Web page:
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Central AC help needed

Old 07-08-2015, 04:23 AM
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Default Central AC help needed

Had an expensive weekend. Turned the AC on for the first time and nothing but warm air came out. Asked a neighbor for a referral and the guy came out in the afternoon. He put the gauge's on and said there was no freon in the system. He pressurized the system with nitrogen for a few minutes and it held pressure so he put a vacuum on it for 20 minutes then filled the system with R22. He pumped 5lbs of freon in which filled the system completely and the AC was blowing cold air. At the 12hr mark or just there after I noticed the temp in the house was 3 degrees warmer then the thermostat was set for. Checked the air at the register and warm air was blowing out. So I got a little over 12hrs of AC for $500. Question how hard is it to a find a leak when almost 5lbs of freon gets dumped in 12hrs.
Its a Coleman 3 ton unit. And on a side note I thought I heard an air leak when he put the nitrogen on but the noise stopped when more pressure was added. At this time the guy said he was going to lock down the system to see which part has the leak but haven't heard anything in a couple of days
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Old 07-08-2015, 04:26 AM
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Its leaking, gotta find the leak thats probally on the linesets.
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Old 07-08-2015, 04:35 AM
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First thing I would do is call the guy that recharged the system and demand he find and fix the leak on his dime. It is most likely on the low pressure side of the system as a leak that size would normally be visible on the high side by leaking oil as well as refrigerant.

This same guy knowingly added refrigerant to a system that was leaking without repairing any leaks. He has assumed a good bit of liability in just doing that.

R-22 is being phased out and getting very expensive. If your unit is of some age it may be time to think about replacing it with a 410 A system especially if your evaporator coil is leaking of which I suspect.

As a side note he did not accomplish a proper evacuation on a system with leak. You now have non-condensibles "air " AND MOISTURE IN YOUR SYSTEM.
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Old 07-08-2015, 04:42 AM
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Originally Posted by 20biminitwist View Post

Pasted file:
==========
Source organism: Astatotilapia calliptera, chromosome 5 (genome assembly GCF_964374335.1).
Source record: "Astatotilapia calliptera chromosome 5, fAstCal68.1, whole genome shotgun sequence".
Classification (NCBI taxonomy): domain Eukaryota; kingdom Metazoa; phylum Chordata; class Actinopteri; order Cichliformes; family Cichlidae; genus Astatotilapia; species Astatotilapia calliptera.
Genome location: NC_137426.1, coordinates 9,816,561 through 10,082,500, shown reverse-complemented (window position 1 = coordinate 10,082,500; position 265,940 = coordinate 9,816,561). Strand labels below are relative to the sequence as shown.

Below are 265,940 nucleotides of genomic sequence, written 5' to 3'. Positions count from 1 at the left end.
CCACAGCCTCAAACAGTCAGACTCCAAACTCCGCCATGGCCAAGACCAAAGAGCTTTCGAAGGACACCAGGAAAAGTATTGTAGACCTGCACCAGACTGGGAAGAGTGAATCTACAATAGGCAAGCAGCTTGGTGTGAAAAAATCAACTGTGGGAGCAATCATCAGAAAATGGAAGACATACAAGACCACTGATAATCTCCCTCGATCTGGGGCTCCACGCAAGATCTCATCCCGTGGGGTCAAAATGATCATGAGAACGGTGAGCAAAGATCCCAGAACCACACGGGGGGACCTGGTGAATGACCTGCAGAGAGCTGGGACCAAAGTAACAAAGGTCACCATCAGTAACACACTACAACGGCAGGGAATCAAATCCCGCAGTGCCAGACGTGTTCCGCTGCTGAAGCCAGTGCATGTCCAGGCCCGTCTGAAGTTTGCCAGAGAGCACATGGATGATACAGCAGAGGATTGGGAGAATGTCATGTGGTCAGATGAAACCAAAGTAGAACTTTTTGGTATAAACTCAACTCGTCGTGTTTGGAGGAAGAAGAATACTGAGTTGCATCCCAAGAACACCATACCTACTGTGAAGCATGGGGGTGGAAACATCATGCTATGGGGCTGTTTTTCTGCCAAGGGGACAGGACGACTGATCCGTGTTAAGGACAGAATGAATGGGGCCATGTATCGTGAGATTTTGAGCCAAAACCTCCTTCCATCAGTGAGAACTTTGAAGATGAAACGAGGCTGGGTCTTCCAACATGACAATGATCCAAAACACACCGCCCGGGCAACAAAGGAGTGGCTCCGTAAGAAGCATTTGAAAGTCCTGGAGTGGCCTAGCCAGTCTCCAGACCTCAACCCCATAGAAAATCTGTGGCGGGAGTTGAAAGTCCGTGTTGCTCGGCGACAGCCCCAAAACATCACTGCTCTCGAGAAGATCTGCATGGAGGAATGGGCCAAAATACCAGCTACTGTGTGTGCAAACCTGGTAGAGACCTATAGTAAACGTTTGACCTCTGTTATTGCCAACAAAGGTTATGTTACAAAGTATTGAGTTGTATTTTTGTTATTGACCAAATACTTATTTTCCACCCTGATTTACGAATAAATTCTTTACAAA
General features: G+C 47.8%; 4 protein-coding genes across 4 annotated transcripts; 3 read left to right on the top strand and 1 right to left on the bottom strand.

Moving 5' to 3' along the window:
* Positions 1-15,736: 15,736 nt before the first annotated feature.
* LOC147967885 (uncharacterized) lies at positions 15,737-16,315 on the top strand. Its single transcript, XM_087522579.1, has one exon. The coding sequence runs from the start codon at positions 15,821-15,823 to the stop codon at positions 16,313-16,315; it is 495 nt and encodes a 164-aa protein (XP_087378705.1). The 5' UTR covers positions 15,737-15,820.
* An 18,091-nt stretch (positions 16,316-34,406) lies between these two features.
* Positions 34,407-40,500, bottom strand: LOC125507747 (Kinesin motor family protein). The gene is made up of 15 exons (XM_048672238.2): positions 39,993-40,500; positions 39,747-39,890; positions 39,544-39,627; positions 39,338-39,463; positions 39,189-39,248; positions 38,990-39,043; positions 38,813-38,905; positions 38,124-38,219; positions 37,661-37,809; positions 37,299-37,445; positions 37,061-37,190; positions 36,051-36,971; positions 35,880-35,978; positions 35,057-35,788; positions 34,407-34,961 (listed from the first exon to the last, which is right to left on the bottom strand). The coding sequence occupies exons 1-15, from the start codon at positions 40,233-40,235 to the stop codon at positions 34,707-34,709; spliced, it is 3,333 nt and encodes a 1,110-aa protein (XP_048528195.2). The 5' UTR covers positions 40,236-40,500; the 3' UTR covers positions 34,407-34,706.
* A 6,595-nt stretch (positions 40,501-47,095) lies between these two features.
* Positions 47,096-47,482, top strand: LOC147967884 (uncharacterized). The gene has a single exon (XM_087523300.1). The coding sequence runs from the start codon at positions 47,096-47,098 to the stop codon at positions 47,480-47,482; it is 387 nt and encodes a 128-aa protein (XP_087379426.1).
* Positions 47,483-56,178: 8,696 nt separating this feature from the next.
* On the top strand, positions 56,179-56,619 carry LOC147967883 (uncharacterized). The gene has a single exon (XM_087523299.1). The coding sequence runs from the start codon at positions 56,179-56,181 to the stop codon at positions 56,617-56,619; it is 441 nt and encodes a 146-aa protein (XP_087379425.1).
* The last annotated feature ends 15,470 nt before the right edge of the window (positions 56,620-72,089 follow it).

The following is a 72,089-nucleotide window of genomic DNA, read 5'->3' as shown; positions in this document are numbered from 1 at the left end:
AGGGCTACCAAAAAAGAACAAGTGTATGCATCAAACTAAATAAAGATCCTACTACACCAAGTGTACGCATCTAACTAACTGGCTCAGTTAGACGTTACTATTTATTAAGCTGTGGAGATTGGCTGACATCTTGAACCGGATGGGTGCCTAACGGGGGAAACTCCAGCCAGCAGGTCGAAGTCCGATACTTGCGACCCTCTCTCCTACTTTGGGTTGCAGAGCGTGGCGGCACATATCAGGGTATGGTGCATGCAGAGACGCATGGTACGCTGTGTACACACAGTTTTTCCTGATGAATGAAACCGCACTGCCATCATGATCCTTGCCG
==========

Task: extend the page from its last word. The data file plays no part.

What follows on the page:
First thing I would do is call the guy that recharged the system and demand he find and fix the leak on his dime. It is most likely on the low pressure side of the system as a leak that size would normally be visible on the high side by leaking oil as well as refrigerant.

This same guy knowingly added refrigerant to a system that was leaking without repairing any leaks. He has assumed a good bit of liability in just doing that.

R-22 is being phased out and getting very expensive. If your unit is of some age it may be time to think about replacing it with a 410 A system especially if your evaporator coil is leaking of which I suspect.
So far he is doing the leak testing on his dime or mine since the freon was $60. dollars a lb. and you can buy 30lbs for about $400. delivered. I knew there was a leak because we had the system recharged several years ago for $180. Due to storm damage the house has been unusable until now so I don't know how long that charge lasted. I just have a hard time believing that a leak of that size would be hard to find.

Last edited by Mine Now; 07-08-2015 at 05:05 AM.
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Old 07-08-2015, 04:54 AM
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If it's a split system the location of the Air handler can sometimes limit access to the evap coil. That is why I suspect it as being the culprit. A good electronic leak detector should at least be able to sniff out a leak that size to the point as to identify general location. If the leak is in the evap tubing it will most likely be hard to pin point and will be basically unrepairable.
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Old 07-08-2015, 05:10 AM
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He went up to the air handler to listen for a leak but didn't hear anything . I don't know if he has an electronic sniffer or not, Ill have to ask. All he can do now is lock up the system from the outside because no one is at the house to give him access to the inside. He should be able to at least tell if the leak is outside or inside, correct?
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Old 07-08-2015, 05:23 AM
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If the unit has isolation valves he can isolate the high side from the low side and determine which side of the system is leaking.